Apparently April is not only National Poetry Month, but also Caesarean Awareness Month and blog posts (like this one) are popping up all over talking about why people believe in “non-intervention.” One thing I’ve noticed is that some of these posts refer to the idea that the World Health Organization (WHO) recommends a 15% c-section rate. The problem is, the World Health Organization doesn’t actually have any reason for that rate.
The introduction to this article in the WHO medical journal states:
There is no consensus on the “optimal” rate of caesarean delivery at the population level. Although values between 5% and 15% of live births have been suggested, the basis on which these thresholds have been proposed is not clear.
Earlier editions of this handbook set a minimum (5%) and a maximum (15%) acceptable level for caesarean section. Although WHO has recommended since 1985 that the rate not exceed 10–15% (125), there is no empirical evidence for an optimum percentage or range of percentages, despite a growing body of research that shows a negative effect of high rates (126-128). It should be noted that the proposed upper limit of 15% is not a target to be achieved but rather a threshold not to be exceeded. Nevertheless, the rates in most developed countries and in many urban areas of lesser-developed countries are above that threshold. Ultimately, what matters most is that all women who need caesarean sections actually receive them.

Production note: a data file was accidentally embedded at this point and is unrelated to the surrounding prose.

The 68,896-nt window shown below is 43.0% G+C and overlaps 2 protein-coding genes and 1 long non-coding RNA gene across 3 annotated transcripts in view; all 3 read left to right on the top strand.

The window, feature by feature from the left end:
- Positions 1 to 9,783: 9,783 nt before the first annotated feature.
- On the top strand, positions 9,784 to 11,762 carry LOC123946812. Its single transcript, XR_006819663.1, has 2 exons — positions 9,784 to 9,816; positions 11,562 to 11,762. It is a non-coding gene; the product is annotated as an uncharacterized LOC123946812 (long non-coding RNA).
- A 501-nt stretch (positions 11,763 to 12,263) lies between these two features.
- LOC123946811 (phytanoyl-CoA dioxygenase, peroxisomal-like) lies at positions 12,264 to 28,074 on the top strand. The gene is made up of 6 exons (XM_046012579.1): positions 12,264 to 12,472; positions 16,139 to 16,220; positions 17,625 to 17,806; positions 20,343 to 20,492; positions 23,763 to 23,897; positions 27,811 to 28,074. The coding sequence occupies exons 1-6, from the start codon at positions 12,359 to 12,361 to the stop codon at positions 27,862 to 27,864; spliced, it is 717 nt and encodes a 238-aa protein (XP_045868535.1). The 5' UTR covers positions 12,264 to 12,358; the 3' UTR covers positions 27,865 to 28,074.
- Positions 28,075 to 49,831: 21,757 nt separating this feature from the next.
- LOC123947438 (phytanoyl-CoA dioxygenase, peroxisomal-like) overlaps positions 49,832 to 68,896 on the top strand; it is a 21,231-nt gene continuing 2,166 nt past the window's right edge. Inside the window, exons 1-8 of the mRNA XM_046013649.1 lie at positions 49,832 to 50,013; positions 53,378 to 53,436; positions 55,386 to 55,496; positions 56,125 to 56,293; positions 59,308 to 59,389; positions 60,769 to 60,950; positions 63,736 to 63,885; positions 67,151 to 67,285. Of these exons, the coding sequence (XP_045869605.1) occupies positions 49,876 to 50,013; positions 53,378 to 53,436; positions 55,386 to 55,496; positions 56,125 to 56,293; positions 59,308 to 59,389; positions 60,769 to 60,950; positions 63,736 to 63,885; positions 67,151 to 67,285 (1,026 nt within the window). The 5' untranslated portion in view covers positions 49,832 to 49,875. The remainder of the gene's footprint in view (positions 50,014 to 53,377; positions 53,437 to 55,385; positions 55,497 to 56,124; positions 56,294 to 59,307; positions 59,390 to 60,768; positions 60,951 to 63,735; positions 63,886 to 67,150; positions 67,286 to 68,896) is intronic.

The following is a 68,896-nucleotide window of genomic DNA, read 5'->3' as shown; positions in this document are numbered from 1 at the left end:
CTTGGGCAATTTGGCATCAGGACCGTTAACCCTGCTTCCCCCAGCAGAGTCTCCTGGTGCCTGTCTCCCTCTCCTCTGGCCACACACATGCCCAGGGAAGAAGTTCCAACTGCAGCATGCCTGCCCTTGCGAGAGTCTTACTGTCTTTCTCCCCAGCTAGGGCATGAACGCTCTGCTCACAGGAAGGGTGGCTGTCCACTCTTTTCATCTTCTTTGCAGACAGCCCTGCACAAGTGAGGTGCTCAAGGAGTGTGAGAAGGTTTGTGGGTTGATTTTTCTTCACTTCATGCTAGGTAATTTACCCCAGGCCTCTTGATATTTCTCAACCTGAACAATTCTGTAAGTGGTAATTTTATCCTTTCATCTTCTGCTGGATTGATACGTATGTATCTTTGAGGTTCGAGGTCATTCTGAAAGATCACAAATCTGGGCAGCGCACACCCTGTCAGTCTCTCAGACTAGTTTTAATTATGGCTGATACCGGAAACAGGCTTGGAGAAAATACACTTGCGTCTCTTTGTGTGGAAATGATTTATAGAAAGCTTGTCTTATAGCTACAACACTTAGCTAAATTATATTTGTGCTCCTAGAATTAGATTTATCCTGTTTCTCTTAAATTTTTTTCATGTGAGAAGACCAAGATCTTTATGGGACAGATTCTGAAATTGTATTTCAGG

Of course bloggers and natural birth fanatics also say that they aren’t against necessary c-sections, only the unnecessary ones. But how do you tell if a c-section was really necessary? Do you wait until it is so late in the stage that the baby is one step from death and may have already started to suffer brain damage? A properly timed necessary c-section will result in a healthy baby and a mother who may well go home and think she had an “unnecessarian.”
The idea that a particular c-section was unnecessary will be reinforced by random bloggers and internet friends who are busy trying to convince themselves that natural births are totally safe. When people want to believe something they’ll find the bloggers and authors who support their ideas. There are plenty of “communities” online where phrases like “cascade of intervention,” “babies aren’t library books, they don’t have due dates” and “you can’t grow a baby too big” are floated around like cult mantras. Occasional comments about the science get rejected and newcomers assume the lack of a different opinion is because there really is a consensus about this type of thing, rather than because of heavy censoring. Stories of deaths of babies that could have been saved by a timely c-section will be removed or brushed aside as trying to scare people.
Being a parent is hard. It always has been and always will but I write this post about caesarean rates in the hope that it can help remind women that they aren’t responsible for trying to lower the c-section rate and they don’t have to believe the mothering communities that would tell them they should have somehow managed without it. C-sections are not something to be ashamed of. They are not a sign of failing. They are not because you did not “trust birth” enough. You are the envy of thousands of years worth of mothers who lost their babies due to what is inherently a dangerous process. You had access to medical assistance and accepted it.